From the editorial:
"Mr. Duncan has said from the start that he wants the states to transform about 5,000 of the lowest-performing schools, not in a piecemeal fashion but with bold policies that have an impact right away. The argument in favor of a tightly focused effort aimed at these schools is compelling. We now know, for example, that about 12 percent of the nation’s high schools account for half the country’s dropouts generally — and almost three-quarters of minority dropouts. A plan that fixed these schools, raising high school graduation and college-going rates, would pay enormous dividends for the country as a whole.Mr. Duncan can use his burgeoning discretionary budget to reward states that take the initiative in this area. But Congress could push the reform effort further and faster by granting the education department’s request for two changes in federal education law. The first would be to come up with new federal school improvement money and require the states to focus 40 percent of it on the lowest-performing middle and high schools. The second change would allow the secretary to directly finance charter-school operators that have already produced high-quality schools. "
I totally agree with the first. I have written on this before when this data was first announced. If we know that 12% of the nation's high school account for half the dropouts then as Homer would say, "Doh!". We know where they are so get to it in a big way.
Ah but the second. That second one is full of details and problems. One, the feds directly financing public schools? That's a local control that I doubt many states would go for and it would set up quite the smackdown between the two. Two, define "high quality". Is that definition the rise of test scores? Happier parents? Special education students being equally served in that location? Three, is that "high quality" able to be replicated on a large-scale? Heck, we can't even reproduce TOPS in our own district.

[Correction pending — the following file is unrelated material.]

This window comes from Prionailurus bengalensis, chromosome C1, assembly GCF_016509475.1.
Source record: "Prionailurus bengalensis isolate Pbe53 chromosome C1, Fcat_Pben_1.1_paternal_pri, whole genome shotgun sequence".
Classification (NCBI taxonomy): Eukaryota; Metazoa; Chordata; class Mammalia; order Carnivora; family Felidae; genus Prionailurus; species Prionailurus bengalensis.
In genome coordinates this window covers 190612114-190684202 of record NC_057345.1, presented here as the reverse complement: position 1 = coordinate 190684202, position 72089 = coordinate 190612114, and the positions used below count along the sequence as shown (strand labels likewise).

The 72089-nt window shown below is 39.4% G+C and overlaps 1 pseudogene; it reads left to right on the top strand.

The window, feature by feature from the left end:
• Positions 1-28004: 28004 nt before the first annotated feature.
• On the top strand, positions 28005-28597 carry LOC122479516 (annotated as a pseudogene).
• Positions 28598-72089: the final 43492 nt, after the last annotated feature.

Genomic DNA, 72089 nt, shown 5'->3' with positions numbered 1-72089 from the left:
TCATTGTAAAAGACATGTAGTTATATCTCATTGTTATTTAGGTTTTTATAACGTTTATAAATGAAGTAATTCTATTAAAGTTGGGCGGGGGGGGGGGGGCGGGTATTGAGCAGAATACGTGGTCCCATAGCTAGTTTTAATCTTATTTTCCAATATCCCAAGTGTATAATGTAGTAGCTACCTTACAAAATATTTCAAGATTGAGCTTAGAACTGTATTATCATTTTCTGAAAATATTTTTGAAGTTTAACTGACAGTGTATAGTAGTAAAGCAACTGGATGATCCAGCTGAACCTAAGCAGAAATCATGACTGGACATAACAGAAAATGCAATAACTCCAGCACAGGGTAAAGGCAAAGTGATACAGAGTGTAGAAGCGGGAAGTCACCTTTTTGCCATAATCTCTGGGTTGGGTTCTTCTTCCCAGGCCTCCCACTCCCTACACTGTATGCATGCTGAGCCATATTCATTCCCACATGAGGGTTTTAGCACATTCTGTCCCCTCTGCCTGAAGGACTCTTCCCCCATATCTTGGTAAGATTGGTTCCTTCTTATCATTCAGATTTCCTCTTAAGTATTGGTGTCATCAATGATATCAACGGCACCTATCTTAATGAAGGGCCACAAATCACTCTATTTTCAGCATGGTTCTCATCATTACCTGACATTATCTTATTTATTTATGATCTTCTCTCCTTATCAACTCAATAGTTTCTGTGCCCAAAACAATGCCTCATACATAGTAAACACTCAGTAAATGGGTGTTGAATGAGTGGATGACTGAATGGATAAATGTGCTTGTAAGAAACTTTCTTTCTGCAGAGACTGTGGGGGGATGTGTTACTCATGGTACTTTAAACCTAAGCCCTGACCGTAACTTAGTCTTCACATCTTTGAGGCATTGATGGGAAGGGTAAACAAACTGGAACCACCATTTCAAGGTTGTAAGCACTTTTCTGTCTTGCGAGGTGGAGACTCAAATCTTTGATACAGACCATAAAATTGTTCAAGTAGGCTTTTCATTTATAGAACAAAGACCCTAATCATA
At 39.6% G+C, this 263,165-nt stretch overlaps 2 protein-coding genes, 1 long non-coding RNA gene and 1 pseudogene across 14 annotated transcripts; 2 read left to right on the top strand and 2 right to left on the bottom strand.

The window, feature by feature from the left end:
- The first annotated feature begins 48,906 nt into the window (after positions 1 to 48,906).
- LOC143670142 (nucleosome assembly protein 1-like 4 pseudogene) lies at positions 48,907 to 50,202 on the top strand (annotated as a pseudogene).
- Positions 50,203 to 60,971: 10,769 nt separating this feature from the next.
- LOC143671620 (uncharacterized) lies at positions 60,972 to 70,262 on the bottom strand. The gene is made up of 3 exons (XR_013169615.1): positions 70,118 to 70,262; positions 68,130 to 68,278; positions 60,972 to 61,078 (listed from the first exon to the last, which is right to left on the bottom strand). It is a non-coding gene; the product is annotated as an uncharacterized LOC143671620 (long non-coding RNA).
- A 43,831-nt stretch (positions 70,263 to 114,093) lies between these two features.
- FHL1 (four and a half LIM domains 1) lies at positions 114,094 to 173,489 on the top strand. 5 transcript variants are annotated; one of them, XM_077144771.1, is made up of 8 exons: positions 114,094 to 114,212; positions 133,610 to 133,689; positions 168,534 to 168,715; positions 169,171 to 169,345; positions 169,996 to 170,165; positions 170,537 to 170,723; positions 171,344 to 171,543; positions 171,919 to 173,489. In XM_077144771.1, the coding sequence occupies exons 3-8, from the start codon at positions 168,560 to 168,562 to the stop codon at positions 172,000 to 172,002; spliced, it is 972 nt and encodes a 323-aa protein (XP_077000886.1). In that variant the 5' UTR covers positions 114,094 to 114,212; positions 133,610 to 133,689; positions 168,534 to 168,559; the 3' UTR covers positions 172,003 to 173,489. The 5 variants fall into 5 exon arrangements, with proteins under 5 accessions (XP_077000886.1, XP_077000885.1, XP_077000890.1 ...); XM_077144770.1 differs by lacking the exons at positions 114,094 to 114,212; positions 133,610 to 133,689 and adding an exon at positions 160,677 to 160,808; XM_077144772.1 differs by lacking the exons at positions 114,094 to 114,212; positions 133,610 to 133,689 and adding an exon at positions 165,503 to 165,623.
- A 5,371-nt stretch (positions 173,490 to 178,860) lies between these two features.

Also from the editorial:
"Mr. Duncan confronted this issue [of the unevenness in quality of charter schools] directly at a charter school alliance meeting held in Washington last month, pointing out that the states needed to do a much better oversight job and that failing charters needed to be swiftly shut down. High-quality charter models like the ones used by the KIPP program have a role to play in the plan, the goal of which is to change the cultures of chronically failing schools. Charter operators could be brought into some schools, but other schools might need to simply force out the current staff and bring in a new one. In other cases, states will need to shut down chronically failing schools and enroll students elsewhere."
Again, the feds say the states should do a better job of oversight. Using whose criteria? I like the idea of closing some schools and bringing in a whole new staff but we haven't even done that here in Seattle despite closing numerous schools. If someone had had some political courage somewhere along the line, AAA may have survived if it had been totally restructured. But this kind of thing may be much easier to say than to do. The last sentence is a mystery - "enroll students elsewhere". Does that mean other public schools including charters?
If the feds are going to get involved in public education on what seems a far-reaching scale, they need to set up the guidelines for charters, they need to outline what is "high quality", they need to explain a timetable for success and how to pull the plug. And, get states on board with the feds doing all this.
I have never said I am against charters. But I am against the piecemeal quality of them which will only divert resources and energy from existing public schools. If the Times or the Obama administration believes this is the way, then I want to see a plan. And right now, public education is largely under local control. How the feds can manage oversight of an expanding charter school nation that they themselves want in the face of states' rights will be interesting. But I don't want our kids to be part of a power struggle or chancey experiment.